Every year, the onset of the harvest season brings about the unavoidable encounter with leopards and leopard cubs that have sought refuge in the tall dense sugarcane fields in the state of Maharashtra. Due to a variety of factors including deforestation, habitat encroachment and poaching, leopards are continuously forced to leave their forested homes and move out into buffer areas. Over the years, these resilient wild cats have learnt to adapt to the new surroundings by moving into neighbouring sugarcane fields in search of safe cover, to breed and rear their young. Consequently, this gives rise to Man-leopard conflict situations, which tend to escalate during the harvest season.
In a recent incident, sugarcane farmers of Takali Haji village located in the Shirur range stumbled upon four tiny leopard cubs while out harvesting their crops. Their eyes were barely open and they were huddled together for warmth and comfort. Knowing that the mother leopard was probably in the vicinity, the farmers immediately alerted the Forest Department. Soon after, Range Forest Officer (Shirur), Mr. Tushar Dhamdhere reached out to our team operating out of the Manikdoh Leopard Rescue Center in Junnar for their assistance.
A team of four Wildlife SOS rescuers & three Forest officers rushed to their aid. Our senior veterinarian, Dr. Ajay Deshmukh confirmed that the cubs were about twenty days old and identified them as two males and two females. As they were found to in good health, we arranged for the leopards to be reunited with their mother. The team initially received opposition from the scared villagers and had to be convinced that reuniting the leopard family was in everyone’s best interest. Mother leopards are very protective of their young and can turn very aggressive and frantic when their cubs go missing which often leads to retaliation in the form of man-animal conflict.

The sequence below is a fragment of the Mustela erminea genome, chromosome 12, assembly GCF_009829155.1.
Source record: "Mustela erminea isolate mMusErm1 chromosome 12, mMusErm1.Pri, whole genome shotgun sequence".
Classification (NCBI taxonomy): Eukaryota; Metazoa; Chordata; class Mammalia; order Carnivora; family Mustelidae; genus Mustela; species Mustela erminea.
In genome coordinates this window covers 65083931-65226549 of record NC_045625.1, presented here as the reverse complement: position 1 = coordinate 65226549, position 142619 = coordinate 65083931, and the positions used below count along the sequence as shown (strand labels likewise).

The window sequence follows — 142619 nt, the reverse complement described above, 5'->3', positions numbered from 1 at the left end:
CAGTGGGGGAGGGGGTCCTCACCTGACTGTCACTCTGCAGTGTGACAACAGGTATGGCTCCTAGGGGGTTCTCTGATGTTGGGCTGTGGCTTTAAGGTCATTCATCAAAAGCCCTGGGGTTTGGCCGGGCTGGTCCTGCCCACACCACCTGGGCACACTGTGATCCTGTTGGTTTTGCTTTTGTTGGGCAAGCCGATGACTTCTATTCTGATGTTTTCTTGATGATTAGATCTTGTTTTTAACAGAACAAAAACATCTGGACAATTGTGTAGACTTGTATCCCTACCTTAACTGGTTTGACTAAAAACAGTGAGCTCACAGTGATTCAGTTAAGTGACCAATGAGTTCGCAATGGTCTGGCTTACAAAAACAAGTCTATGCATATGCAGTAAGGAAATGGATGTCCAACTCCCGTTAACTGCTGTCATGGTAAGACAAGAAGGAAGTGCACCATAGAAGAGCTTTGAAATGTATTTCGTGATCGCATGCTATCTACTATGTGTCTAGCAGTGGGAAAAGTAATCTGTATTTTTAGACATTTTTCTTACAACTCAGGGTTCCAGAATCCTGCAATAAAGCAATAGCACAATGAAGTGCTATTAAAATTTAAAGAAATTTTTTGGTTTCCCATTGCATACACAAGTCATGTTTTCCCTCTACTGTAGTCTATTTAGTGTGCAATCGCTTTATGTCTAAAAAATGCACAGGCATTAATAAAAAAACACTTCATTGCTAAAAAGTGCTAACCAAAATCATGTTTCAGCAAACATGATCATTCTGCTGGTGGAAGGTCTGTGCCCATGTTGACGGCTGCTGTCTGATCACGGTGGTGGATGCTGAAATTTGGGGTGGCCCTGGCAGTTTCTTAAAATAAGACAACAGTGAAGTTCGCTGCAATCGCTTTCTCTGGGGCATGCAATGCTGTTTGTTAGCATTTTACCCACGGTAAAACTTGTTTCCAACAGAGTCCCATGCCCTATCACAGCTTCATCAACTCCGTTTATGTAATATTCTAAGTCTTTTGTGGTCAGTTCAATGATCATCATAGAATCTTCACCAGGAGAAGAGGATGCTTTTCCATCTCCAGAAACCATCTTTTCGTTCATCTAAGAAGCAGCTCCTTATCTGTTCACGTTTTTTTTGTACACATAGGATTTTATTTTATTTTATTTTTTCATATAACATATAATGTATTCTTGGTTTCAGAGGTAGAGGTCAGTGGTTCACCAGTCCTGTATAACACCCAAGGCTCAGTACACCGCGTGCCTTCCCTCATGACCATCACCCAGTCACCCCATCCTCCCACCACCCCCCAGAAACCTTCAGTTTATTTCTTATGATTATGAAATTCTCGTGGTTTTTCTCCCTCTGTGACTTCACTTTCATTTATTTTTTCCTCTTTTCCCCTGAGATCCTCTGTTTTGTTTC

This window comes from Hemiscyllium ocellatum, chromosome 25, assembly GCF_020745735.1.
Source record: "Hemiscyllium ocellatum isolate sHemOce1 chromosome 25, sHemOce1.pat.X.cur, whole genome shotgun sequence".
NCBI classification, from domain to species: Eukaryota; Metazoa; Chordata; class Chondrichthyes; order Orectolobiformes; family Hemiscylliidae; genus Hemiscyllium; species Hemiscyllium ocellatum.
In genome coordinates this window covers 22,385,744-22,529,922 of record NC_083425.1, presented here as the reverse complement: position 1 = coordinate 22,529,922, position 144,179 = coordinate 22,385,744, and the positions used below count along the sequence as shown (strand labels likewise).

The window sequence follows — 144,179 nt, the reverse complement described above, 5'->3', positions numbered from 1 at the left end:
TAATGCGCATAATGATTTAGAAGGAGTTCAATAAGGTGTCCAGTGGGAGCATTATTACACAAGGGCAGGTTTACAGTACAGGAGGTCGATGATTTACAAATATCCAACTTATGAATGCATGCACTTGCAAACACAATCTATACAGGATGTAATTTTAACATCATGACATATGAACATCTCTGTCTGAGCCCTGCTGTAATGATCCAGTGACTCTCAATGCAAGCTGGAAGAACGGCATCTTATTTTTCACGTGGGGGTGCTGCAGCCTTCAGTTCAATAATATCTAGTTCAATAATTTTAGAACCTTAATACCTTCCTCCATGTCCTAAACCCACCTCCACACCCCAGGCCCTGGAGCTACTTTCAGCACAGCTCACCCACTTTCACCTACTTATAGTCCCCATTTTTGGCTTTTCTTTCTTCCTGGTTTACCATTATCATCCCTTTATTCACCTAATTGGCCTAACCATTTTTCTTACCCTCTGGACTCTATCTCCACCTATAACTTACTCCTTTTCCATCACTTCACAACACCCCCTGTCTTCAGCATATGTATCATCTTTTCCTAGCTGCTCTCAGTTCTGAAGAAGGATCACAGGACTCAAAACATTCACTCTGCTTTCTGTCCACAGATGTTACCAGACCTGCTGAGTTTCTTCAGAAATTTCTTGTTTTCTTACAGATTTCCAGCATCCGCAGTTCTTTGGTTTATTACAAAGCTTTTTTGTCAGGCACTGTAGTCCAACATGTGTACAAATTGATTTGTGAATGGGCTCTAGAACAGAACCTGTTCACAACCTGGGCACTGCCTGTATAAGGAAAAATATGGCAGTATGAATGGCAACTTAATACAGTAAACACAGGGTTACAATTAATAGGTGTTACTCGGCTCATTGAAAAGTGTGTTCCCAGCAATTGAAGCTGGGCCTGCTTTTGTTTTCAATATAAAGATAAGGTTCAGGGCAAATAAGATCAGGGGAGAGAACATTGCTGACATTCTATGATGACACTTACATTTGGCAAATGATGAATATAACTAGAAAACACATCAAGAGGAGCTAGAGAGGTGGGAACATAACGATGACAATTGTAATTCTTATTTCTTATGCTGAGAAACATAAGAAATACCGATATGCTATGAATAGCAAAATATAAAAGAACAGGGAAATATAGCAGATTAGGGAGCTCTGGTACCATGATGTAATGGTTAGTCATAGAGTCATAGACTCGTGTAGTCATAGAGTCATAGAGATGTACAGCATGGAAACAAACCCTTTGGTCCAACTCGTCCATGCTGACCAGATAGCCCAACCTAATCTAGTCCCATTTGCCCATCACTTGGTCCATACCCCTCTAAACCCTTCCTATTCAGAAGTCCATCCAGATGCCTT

We carefully placed the cubs in a safe box and took them back to the field so that the mother could find them. A camera trap was also set up nearby to monitor & record the reunion. Within an hour’s time, the leopard emerged from the forest and rushed towards the crate, sniffing curiously around before pushing the top off. After carefully scrutinizing her precious babies, she gingerly picked each one by the scruff of the neck and carried them away to a safer place.
Happy ending such as this makes our efforts to help conserve and rescue leopards in Maharashtra all the more gratifying. It is also immensely rewarding to know that each one these cubs will now have a chance at a free life in the wild! You can CLICK HERE to see an exclusive camera trap footage of the reunion.